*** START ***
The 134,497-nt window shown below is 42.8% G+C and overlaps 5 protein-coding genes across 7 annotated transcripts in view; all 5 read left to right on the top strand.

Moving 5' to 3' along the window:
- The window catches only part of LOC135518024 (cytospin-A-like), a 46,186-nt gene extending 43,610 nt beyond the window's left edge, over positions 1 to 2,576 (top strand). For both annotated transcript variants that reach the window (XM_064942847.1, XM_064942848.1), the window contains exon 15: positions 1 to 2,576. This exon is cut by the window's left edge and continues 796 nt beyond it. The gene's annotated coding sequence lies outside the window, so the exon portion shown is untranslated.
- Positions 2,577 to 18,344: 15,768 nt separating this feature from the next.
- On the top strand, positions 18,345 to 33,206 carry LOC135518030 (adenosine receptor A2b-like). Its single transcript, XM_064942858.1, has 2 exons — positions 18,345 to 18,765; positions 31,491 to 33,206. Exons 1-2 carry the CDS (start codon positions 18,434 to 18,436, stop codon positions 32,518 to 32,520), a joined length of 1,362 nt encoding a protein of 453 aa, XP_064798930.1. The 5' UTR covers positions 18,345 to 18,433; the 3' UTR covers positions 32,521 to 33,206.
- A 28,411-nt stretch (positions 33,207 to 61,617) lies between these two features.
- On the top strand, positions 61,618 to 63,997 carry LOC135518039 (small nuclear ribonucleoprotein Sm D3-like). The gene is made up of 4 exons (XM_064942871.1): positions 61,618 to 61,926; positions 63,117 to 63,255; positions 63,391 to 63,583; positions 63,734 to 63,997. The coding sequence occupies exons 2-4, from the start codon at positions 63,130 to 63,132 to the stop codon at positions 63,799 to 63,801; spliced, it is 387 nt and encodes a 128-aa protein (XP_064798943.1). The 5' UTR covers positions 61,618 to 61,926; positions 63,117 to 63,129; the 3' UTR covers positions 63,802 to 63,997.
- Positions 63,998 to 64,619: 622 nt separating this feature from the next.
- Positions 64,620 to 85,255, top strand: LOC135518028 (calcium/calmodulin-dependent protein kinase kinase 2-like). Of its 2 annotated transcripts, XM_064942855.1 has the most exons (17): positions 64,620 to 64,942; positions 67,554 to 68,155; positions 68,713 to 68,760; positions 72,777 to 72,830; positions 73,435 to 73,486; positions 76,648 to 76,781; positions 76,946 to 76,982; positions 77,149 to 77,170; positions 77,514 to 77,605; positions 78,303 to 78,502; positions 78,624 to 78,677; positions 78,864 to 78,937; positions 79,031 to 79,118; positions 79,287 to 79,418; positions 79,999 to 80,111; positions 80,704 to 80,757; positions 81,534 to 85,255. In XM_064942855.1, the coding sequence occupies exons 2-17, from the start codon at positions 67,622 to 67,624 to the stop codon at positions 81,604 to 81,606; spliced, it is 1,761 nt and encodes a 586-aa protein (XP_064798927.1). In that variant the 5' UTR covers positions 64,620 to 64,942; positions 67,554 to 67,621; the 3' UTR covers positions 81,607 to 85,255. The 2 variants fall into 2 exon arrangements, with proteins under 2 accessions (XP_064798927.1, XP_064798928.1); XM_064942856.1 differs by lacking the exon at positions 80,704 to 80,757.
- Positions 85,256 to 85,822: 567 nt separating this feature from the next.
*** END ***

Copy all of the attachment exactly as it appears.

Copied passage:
The 134,497-nt window shown below is 42.8% G+C and overlaps 5 protein-coding genes across 7 annotated transcripts in view; all 5 read left to right on the top strand.

Moving 5' to 3' along the window:
- The window catches only part of LOC135518024 (cytospin-A-like), a 46,186-nt gene extending 43,610 nt beyond the window's left edge, over positions 1 to 2,576 (top strand). For both annotated transcript variants that reach the window (XM_064942847.1, XM_064942848.1), the window contains exon 15: positions 1 to 2,576. This exon is cut by the window's left edge and continues 796 nt beyond it. The gene's annotated coding sequence lies outside the window, so the exon portion shown is untranslated.
- Positions 2,577 to 18,344: 15,768 nt separating this feature from the next.
- On the top strand, positions 18,345 to 33,206 carry LOC135518030 (adenosine receptor A2b-like). Its single transcript, XM_064942858.1, has 2 exons — positions 18,345 to 18,765; positions 31,491 to 33,206. Exons 1-2 carry the CDS (start codon positions 18,434 to 18,436, stop codon positions 32,518 to 32,520), a joined length of 1,362 nt encoding a protein of 453 aa, XP_064798930.1. The 5' UTR covers positions 18,345 to 18,433; the 3' UTR covers positions 32,521 to 33,206.
- A 28,411-nt stretch (positions 33,207 to 61,617) lies between these two features.
- On the top strand, positions 61,618 to 63,997 carry LOC135518039 (small nuclear ribonucleoprotein Sm D3-like). The gene is made up of 4 exons (XM_064942871.1): positions 61,618 to 61,926; positions 63,117 to 63,255; positions 63,391 to 63,583; positions 63,734 to 63,997. The coding sequence occupies exons 2-4, from the start codon at positions 63,130 to 63,132 to the stop codon at positions 63,799 to 63,801; spliced, it is 387 nt and encodes a 128-aa protein (XP_064798943.1). The 5' UTR covers positions 61,618 to 61,926; positions 63,117 to 63,129; the 3' UTR covers positions 63,802 to 63,997.
- Positions 63,998 to 64,619: 622 nt separating this feature from the next.
- Positions 64,620 to 85,255, top strand: LOC135518028 (calcium/calmodulin-dependent protein kinase kinase 2-like). Of its 2 annotated transcripts, XM_064942855.1 has the most exons (17): positions 64,620 to 64,942; positions 67,554 to 68,155; positions 68,713 to 68,760; positions 72,777 to 72,830; positions 73,435 to 73,486; positions 76,648 to 76,781; positions 76,946 to 76,982; positions 77,149 to 77,170; positions 77,514 to 77,605; positions 78,303 to 78,502; positions 78,624 to 78,677; positions 78,864 to 78,937; positions 79,031 to 79,118; positions 79,287 to 79,418; positions 79,999 to 80,111; positions 80,704 to 80,757; positions 81,534 to 85,255. In XM_064942855.1, the coding sequence occupies exons 2-17, from the start codon at positions 67,622 to 67,624 to the stop codon at positions 81,604 to 81,606; spliced, it is 1,761 nt and encodes a 586-aa protein (XP_064798927.1). In that variant the 5' UTR covers positions 64,620 to 64,942; positions 67,554 to 67,621; the 3' UTR covers positions 81,607 to 85,255. The 2 variants fall into 2 exon arrangements, with proteins under 2 accessions (XP_064798927.1, XP_064798928.1); XM_064942856.1 differs by lacking the exon at positions 80,704 to 80,757.
- Positions 85,256 to 85,822: 567 nt separating this feature from the next.